A 23-year-old West Footscray man has been charged with multiple offences including criminal damage and possessing a controlled weapon. He has been bailed to appear in Melbourne magistrates court on 8 February.

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Speaking to 3AW, Victorian opposition leader John Pesutto was also asked about the opposition’s stance on treaty.

This comes after it withdrew its support for a treaty with the state’s Indigenous people and ended years of bipartisanship on the issue.

Pesutto argued that the opposition never supported the treaty itself, but the “process” of working towards one.

I’ve had some concerns for a while about whether, under any scenario, I could see the Coalition agreeing to a treaty. And I’ll tell you why – the treaty, according to [premier] Jacinta Allan, is a process. [She] has never explained to our listeners or the Victorian people what could be or what won’t be in the treaty.

When asked if he knew what was in the treaty, Pesutto claimed “Jacinta won’t tell us”.

Pesutto says taxpayers not paying for defence on Deeming defamation action

Victoria’s opposition leader, John Pesutto, was speaking with 3AW radio just earlier.

He was asked about the defamation case brought against him from expelled Liberal MP Moira Deeming. He said the matter between the two was “sorted out” from his end – he is not the one bringing the legal action.

There was an outcome last year that had it been observed, would have seen her return to the party room. Things have taken a different course. I’m totally focused on the cost of living issues facing Victorians, I’m not bringing this action, I’m not concerned about it, it’s with my lawyers and they manage it for me.

Asked about the cost of the legal action, Pesutto said “I’m the one who gets the bills and I’ll sort that out”, but taxpayers won’t pay for it and neither will the party.

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Benita Kolovos

Benita Kolovos

The former Labor MP for Hawthorn, John Kennedy, is in court to watch Moira Deeming’s defamation proceedings kick off against John Pesutto – the current member for Hawthorn.

Could this be the beginning of a bid for reelection?

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NSW police say no evidence offensive antisemitic phrase chanted at pro-Palestine protest last year

Tory Shepherd

Tory Shepherd

New South Wales police say an independent analysis of audio and video files from a pro-Palestine protest at the Sydney Opera House last year found no evidence for claims that anyone had chanted “gas the Jews”.

People reported hearing the comments at the protest in October last year, and the reports are being investigated by Strike Force Mealing.

In a statement this morning, police said they would continue their investigation and urged anyone with information to contact Crime Stoppers. Police said:

Strike Force Mealing was established to investigate reported unlawful activity committed during an unauthorised protest at the Sydney Opera House on 9 October 2023.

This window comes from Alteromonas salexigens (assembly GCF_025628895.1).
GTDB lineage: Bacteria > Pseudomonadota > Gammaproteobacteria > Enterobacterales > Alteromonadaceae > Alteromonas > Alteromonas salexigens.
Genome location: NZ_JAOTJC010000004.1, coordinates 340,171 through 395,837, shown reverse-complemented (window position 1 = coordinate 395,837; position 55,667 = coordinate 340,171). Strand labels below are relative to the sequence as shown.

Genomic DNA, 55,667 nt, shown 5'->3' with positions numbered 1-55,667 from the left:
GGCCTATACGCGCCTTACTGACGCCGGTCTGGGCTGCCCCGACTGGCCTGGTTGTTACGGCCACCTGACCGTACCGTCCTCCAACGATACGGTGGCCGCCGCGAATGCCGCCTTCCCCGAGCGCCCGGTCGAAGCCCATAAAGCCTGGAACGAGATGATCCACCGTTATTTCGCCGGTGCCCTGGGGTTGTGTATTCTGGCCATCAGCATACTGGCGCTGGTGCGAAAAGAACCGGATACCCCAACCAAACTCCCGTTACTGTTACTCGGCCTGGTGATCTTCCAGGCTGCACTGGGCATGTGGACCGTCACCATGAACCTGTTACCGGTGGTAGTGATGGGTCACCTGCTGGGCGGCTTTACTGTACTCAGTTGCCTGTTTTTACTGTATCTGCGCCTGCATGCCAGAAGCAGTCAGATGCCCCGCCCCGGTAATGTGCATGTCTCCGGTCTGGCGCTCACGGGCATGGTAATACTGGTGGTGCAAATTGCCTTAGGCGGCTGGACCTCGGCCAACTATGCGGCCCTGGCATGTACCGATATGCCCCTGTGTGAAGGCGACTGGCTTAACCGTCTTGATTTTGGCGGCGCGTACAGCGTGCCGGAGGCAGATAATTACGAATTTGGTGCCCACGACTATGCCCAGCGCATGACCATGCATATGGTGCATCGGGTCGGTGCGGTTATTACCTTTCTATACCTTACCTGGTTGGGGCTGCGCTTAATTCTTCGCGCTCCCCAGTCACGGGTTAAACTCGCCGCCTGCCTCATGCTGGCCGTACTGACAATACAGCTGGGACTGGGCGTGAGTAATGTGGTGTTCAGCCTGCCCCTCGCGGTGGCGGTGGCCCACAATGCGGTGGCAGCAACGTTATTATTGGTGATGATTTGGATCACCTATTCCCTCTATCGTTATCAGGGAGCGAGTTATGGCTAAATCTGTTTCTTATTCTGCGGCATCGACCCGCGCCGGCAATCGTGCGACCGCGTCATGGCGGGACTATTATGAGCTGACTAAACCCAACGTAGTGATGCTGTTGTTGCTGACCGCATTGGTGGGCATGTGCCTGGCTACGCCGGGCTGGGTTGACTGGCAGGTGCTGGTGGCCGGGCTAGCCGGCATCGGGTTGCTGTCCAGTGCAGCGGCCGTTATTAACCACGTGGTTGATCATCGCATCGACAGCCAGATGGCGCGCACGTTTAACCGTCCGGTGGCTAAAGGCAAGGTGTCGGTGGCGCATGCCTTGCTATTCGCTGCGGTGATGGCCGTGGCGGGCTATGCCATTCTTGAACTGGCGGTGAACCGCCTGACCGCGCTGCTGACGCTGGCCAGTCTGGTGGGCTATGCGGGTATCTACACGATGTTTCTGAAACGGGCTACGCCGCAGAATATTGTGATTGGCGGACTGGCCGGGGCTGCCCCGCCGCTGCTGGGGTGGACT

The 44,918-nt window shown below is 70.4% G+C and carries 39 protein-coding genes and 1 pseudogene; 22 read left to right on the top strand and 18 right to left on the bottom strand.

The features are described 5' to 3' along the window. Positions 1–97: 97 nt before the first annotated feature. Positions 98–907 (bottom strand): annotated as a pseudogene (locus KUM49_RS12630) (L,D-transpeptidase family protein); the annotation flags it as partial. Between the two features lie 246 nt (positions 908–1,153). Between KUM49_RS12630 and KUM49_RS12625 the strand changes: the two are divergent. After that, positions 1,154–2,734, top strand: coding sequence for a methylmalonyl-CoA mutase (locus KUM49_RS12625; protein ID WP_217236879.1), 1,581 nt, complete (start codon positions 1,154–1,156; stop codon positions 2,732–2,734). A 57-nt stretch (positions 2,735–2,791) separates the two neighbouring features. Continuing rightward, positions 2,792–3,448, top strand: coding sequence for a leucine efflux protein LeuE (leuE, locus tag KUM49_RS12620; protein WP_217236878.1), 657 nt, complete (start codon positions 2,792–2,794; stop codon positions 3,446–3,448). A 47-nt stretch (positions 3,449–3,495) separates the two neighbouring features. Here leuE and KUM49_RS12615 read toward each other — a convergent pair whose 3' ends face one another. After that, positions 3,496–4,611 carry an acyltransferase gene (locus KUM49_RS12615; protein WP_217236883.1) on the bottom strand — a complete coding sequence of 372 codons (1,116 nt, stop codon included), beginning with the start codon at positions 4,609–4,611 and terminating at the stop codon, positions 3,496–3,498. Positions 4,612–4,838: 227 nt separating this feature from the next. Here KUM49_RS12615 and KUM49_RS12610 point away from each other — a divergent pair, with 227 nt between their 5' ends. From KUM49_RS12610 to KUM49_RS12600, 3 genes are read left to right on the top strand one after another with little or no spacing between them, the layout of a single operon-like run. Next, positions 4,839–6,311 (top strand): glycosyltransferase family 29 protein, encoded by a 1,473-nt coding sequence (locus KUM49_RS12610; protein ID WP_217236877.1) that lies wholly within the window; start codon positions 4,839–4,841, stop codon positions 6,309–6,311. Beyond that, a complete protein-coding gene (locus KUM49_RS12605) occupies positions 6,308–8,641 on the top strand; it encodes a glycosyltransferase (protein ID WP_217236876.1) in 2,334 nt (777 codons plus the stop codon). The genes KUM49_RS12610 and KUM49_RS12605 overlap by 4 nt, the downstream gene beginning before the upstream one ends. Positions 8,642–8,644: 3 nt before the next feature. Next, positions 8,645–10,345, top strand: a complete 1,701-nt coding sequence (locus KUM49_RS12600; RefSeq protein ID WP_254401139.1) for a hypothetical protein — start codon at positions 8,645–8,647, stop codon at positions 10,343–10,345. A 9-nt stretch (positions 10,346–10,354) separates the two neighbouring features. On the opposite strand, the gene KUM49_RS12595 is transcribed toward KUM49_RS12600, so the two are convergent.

Police received reports following the protest suggesting that an offensive antisemitic phrase was chanted during the event.

As a result of independent forensic analysis of audio-video files of the demonstration provided to investigators, police have no evidence that this phrase was used.

Police also obtained statements from several individuals who attended the protest indicating they heard the phrase however these statements have not attributed the phrase to any specific individual.

We’ll bring you more after a press conference due to start shortly.

Updated at 

Benita Kolovos

Benita Kolovos

First hearing to be held in Deeming defamation case against John Pesutto

I’ve just arrived at federal court for the first hearing in expelled Liberal MP Moira Deeming’s defamation action against the Victorian opposition leader, John Pesutto.

She alleges comments he made after she spoke at an anti-trans rally gatecrashed by neo-Nazis in March last year defamed her.

Her lawyers said Pesutto’s comments, as well as a 15-page document his office circulated to Liberal MPs and the media when he moved to expel her from the party, were defamatory as they suggested Deeming “supports, sympathises with or associates with white supremacists and neo-Nazis”, and that she is a white supremacist or neo-Nazi.

Pesutto denies these imputations and his lawyers will largely rely on the honest opinion defence, which allows people to express opinions on matters of public interest, as well as the defences of contextual truth and qualified privilege.

According to the defence document – seen by Guardian Australia – Pesutto will argue her association with the event organisers made her unfit to be a member of the Liberal party room.

The first case management hearing will largely be procedural and should be done within an hour, with neither expected to attend.

But Deeming’s lawyer, high-profile defamation barrister Sue Chrysanthou, has flown down from Sydney to push for another short hearing to determine imputations that could expedite any possible trial. Here’s our preview: